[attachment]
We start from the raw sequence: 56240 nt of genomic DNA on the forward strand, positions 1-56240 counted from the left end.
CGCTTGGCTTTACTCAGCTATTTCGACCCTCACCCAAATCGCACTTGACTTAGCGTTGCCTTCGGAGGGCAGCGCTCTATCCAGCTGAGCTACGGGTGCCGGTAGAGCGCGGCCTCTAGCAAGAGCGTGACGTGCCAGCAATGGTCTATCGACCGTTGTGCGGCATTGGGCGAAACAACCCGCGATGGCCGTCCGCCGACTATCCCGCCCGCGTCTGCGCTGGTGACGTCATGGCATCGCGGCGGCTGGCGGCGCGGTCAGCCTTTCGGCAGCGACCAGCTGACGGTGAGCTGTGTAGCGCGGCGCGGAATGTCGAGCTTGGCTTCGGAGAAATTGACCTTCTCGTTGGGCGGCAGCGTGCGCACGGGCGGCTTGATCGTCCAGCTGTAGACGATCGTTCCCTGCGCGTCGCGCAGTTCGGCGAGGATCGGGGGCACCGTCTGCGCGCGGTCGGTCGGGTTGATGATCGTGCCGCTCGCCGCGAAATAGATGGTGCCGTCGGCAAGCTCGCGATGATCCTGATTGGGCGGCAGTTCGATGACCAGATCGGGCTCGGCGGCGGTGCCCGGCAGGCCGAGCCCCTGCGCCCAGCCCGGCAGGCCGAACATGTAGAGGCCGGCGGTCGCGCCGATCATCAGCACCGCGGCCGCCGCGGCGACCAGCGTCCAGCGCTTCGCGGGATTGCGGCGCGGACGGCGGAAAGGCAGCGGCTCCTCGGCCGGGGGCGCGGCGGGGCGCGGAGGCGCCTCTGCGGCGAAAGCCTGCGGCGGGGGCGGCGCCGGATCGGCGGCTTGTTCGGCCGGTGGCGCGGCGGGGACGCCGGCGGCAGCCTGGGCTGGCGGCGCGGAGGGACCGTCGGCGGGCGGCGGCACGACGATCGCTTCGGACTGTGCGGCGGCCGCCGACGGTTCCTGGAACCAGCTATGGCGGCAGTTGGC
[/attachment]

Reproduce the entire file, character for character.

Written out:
We start from the raw sequence: 56240 nt of genomic DNA on the forward strand, positions 1-56240 counted from the left end.
CGCTTGGCTTTACTCAGCTATTTCGACCCTCACCCAAATCGCACTTGACTTAGCGTTGCCTTCGGAGGGCAGCGCTCTATCCAGCTGAGCTACGGGTGCCGGTAGAGCGCGGCCTCTAGCAAGAGCGTGACGTGCCAGCAATGGTCTATCGACCGTTGTGCGGCATTGGGCGAAACAACCCGCGATGGCCGTCCGCCGACTATCCCGCCCGCGTCTGCGCTGGTGACGTCATGGCATCGCGGCGGCTGGCGGCGCGGTCAGCCTTTCGGCAGCGACCAGCTGACGGTGAGCTGTGTAGCGCGGCGCGGAATGTCGAGCTTGGCTTCGGAGAAATTGACCTTCTCGTTGGGCGGCAGCGTGCGCACGGGCGGCTTGATCGTCCAGCTGTAGACGATCGTTCCCTGCGCGTCGCGCAGTTCGGCGAGGATCGGGGGCACCGTCTGCGCGCGGTCGGTCGGGTTGATGATCGTGCCGCTCGCCGCGAAATAGATGGTGCCGTCGGCAAGCTCGCGATGATCCTGATTGGGCGGCAGTTCGATGACCAGATCGGGCTCGGCGGCGGTGCCCGGCAGGCCGAGCCCCTGCGCCCAGCCCGGCAGGCCGAACATGTAGAGGCCGGCGGTCGCGCCGATCATCAGCACCGCGGCCGCCGCGGCGACCAGCGTCCAGCGCTTCGCGGGATTGCGGCGCGGACGGCGGAAAGGCAGCGGCTCCTCGGCCGGGGGCGCGGCGGGGCGCGGAGGCGCCTCTGCGGCGAAAGCCTGCGGCGGGGGCGGCGCCGGATCGGCGGCTTGTTCGGCCGGTGGCGCGGCGGGGACGCCGGCGGCAGCCTGGGCTGGCGGCGCGGAGGGACCGTCGGCGGGCGGCGGCACGACGATCGCTTCGGACTGTGCGGCGGCCGCCGACGGTTCCTGGAACCAGCTATGGCGGCAGTTGGC